at 8/24/07, 11:51 AM Anonymous Anonymous said...

Did Corporate AMerica sign a pre-nup with China? did the Corporate American church, the so-called "bride" of Christ?

at 8/24/07, 12:50 PM Anonymous Anonymous said...

I feel like I've been punched in the gut!

at 8/25/07, 12:20 PM Anonymous Anonymous said...

China = America on steroids

at 8/26/07, 12:45 PM Anonymous Anonymous said...

how do you spell Ohio? G-R-A-F-T
(how much are they paying the FAA?)

at 8/26/07, 1:05 PM Anonymous Anonymous said...

trade ya a morphing toy for a morphing engine on the black market

at 8/26/07, 2:13 PM Anonymous Anonymous said...

maybe we should have China build our prisons, too!

at 8/26/07, 6:55 PM Anonymous Anonymous said...

maybe we should make the business environment look more like a bar; probably get more done

at 8/27/07, 10:56 AM Anonymous Anonymous said...

cost reduction means going behind the FAA's back and taking parts out of the commercial and military jet engines that were there when the engines were FAA certified; cost reduction means reducing performance on gas turbines; cost reduction means putting power turbines in the field that are catching fire; cost reduction means parts on gas turbines lasting 3 days in the field and blowing out millions of dollars worth of damage down the rest of the engine (great marketing stategies too!)

at 8/27/07, 11:03 AM Anonymous Anonymous said...

Big Dig firm pleads guilty to fraud
as part of $50 million settlement

at 8/27/07, 12:18 PM Anonymous Anonymous said...

at 8/27/07, 12:21 PM Anonymous Anonymous said...

Monday, August 27, 2007
Firm pleads guilty to fraud for supplying bad concrete for Big Dig
By Sean P. Murphy and Andrew Ryan, Globe Staff

A federal judge accepted a guilty plea today from Aggregate Industries NE Inc. for supplying 5,700 truckloads of substandard concrete on the Big Dig as part of a settlement in a fraud case that will cost the company $50 million.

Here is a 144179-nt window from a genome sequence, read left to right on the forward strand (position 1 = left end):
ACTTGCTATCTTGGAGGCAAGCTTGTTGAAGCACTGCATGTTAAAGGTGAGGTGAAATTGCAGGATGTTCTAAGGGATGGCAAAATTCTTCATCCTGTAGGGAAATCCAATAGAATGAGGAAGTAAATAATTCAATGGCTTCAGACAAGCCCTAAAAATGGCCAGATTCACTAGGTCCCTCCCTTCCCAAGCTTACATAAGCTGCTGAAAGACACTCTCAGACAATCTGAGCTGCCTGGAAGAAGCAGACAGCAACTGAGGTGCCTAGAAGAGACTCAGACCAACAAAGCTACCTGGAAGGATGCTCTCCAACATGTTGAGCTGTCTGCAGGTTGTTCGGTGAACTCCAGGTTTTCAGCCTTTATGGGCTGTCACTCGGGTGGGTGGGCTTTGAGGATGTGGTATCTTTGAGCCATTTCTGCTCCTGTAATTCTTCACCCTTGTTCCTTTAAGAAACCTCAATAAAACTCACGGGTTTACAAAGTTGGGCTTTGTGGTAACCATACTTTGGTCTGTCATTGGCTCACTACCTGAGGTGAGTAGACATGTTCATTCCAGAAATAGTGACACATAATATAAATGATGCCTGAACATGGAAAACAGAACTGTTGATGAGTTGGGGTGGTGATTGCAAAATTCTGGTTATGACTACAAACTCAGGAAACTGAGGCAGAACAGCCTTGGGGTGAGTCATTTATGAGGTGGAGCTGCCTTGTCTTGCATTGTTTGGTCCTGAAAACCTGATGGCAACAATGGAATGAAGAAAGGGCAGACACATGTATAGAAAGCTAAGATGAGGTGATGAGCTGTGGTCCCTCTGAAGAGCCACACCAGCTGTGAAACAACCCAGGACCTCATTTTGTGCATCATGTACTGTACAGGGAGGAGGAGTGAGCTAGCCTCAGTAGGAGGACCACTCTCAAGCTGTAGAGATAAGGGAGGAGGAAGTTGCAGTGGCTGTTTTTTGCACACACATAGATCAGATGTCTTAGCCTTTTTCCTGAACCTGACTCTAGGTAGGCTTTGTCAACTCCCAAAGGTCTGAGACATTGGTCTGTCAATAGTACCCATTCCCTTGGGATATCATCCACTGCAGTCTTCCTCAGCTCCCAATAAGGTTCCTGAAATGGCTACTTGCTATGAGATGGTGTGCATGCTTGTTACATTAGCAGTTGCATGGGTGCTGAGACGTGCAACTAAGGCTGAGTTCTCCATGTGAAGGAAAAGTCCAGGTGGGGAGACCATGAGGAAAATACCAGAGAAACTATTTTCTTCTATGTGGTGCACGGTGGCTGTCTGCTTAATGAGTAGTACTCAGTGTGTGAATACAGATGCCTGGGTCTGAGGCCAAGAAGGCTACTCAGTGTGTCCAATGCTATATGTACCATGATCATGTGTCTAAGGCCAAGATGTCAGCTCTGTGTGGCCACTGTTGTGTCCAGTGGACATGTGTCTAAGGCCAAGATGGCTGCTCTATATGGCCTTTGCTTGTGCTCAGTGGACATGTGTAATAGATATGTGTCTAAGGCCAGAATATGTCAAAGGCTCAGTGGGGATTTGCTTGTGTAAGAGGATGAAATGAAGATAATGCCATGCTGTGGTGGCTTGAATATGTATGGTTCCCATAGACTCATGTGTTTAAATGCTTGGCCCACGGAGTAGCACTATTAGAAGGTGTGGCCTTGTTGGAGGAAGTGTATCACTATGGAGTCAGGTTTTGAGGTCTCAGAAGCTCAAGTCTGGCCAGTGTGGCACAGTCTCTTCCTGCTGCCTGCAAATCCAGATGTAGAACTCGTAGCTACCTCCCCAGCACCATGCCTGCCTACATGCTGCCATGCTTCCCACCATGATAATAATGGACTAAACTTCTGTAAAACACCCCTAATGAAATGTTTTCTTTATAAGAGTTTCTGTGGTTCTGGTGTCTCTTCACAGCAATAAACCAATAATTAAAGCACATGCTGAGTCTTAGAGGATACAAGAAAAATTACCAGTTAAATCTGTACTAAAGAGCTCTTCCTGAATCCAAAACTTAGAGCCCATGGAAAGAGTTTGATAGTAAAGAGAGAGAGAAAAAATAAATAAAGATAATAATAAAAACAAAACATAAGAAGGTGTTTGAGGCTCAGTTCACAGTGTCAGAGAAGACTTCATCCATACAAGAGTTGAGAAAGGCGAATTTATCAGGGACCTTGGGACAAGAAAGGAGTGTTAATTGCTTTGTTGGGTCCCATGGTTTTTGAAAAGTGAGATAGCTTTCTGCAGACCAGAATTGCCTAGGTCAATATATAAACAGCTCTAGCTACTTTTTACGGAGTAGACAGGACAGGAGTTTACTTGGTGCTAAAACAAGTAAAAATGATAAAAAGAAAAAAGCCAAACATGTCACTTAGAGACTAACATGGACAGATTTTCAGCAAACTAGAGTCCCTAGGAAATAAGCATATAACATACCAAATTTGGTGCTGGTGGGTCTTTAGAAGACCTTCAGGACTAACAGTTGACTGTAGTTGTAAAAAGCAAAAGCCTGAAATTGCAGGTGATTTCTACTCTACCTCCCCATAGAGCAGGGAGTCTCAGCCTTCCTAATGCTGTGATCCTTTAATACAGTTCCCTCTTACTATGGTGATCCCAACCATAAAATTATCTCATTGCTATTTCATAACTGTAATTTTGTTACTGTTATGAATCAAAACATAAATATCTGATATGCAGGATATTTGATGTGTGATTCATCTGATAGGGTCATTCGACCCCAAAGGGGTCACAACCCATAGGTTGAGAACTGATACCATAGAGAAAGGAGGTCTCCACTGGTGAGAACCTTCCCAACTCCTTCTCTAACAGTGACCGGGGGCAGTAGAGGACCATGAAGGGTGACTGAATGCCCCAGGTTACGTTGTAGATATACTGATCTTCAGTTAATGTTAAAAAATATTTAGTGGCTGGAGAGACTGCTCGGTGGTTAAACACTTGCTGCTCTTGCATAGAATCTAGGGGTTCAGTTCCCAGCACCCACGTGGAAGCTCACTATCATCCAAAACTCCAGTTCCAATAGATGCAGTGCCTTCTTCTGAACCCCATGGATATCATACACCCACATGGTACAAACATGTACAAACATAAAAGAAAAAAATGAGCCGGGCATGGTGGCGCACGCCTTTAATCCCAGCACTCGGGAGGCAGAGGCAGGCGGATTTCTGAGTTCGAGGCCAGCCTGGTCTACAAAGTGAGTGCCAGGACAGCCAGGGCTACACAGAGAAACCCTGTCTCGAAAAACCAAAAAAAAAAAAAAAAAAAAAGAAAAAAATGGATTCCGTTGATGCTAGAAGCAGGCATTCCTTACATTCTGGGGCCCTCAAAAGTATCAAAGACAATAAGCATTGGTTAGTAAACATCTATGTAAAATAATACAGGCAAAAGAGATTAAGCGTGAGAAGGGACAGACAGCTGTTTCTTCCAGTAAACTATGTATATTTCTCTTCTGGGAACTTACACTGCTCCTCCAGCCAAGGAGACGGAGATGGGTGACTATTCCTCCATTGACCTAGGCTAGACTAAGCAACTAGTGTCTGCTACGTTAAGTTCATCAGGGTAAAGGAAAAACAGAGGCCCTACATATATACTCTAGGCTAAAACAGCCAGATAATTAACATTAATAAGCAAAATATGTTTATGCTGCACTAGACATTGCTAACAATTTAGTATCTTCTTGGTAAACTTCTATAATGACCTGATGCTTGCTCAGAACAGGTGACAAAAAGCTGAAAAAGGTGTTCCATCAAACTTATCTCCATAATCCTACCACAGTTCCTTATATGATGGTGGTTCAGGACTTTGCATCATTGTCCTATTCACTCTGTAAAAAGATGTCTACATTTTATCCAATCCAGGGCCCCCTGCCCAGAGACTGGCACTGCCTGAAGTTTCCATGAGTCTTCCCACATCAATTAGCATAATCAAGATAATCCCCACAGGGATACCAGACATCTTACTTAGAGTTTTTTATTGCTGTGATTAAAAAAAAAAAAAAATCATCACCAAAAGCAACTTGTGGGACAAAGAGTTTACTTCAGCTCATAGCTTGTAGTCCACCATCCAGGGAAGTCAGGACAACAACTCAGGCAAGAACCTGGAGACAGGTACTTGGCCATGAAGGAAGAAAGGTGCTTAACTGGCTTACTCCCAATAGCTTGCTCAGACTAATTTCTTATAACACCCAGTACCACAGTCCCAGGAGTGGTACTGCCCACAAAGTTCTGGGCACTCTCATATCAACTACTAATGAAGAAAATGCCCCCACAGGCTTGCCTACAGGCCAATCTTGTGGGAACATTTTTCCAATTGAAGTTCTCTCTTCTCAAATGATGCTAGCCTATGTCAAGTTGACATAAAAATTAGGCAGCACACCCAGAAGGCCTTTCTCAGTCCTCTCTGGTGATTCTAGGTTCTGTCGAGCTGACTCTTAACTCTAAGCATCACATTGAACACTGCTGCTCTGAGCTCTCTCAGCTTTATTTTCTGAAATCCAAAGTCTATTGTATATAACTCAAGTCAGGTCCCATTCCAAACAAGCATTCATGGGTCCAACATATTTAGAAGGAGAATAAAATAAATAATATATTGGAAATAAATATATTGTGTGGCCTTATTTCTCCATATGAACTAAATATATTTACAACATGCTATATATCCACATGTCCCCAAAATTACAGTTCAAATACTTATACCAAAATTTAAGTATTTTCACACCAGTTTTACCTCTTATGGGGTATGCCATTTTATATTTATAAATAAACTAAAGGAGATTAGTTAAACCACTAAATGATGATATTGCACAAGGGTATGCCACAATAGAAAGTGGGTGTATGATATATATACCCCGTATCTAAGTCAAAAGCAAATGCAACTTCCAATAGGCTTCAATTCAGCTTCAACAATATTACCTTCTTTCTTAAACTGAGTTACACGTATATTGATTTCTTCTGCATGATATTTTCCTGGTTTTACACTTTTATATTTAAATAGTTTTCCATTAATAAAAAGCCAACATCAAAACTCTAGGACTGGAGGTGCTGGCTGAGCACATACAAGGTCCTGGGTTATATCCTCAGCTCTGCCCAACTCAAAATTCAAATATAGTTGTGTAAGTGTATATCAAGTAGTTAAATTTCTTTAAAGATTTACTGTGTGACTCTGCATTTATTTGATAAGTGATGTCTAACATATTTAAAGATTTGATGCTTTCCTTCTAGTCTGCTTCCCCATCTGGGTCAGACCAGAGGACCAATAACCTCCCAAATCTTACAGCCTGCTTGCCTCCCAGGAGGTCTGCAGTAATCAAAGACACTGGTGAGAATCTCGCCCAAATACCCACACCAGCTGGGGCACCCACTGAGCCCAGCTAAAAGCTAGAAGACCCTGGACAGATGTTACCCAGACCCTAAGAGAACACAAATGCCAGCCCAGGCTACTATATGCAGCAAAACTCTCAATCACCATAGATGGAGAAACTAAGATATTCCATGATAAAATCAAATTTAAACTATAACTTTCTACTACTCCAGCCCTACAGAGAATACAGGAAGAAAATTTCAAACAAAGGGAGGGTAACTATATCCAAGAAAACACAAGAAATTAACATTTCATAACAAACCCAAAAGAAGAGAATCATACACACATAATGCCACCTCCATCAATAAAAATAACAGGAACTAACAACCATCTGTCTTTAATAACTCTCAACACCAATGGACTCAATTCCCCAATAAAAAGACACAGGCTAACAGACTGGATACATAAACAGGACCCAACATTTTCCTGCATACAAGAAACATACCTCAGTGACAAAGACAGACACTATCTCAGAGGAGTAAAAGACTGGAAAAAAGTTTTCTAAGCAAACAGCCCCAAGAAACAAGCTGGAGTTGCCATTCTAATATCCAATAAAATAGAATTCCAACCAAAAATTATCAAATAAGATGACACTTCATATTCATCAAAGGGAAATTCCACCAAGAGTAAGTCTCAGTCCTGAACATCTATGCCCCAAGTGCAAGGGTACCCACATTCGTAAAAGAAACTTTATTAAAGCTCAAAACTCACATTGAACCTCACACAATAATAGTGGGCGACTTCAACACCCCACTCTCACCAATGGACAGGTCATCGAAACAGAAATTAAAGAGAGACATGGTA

Roberto Huet, president of Aggregate, the region's largest concrete supplier, stood in US District Court in Boston and agreed to the terms, which will help create an endowment to fund future repairs of the Big Dig. Judge Joseph L. Tauro asked Huet how the company would plead.

"Guilty," Huet said.

Fred M. Wyshak Jr., the federal prosecutor who headed the investigation, explained that "the policy of Aggregate was to provide concrete for the Big Dig that did not meet contract specifications."

"Leftover concrete on some occasions was mixed with new concrete and used on the Big Dig," Wyshak said in court. "On other occasions, entire truckloads of concrete rejected as too old or having too much water was used."

To hide the use of bad concrete, Aggregate officials falsified company records, writing up bogus batch tickets, Wyshak said.

Aggregate -- which was paid $105 million for its work on the Big Dig, including about $4.5 million for the substandard concrete -- agreed to pay $42 million to settle a civil investigation and $8 million in criminal fines.

US Attorney Michael J. Sullivan and Attorney General Martha Coakley have said they want $27 million of the settlement to be used as a first-of-its-kind endowment to pay for future maintenance and repairs on the long-troubled highway-and-tunnel project.

Posted by the Boston Globe City & Region Desk at 11:20 AM

at 8/28/07, 12:34 PM Anonymous Anonymous said...

P&G plans update for Gillette plant
The $50 million renovation at the South Boston facility will accommodate about 500 Gillette employees vacating the Prudential Tower corporate headquarters.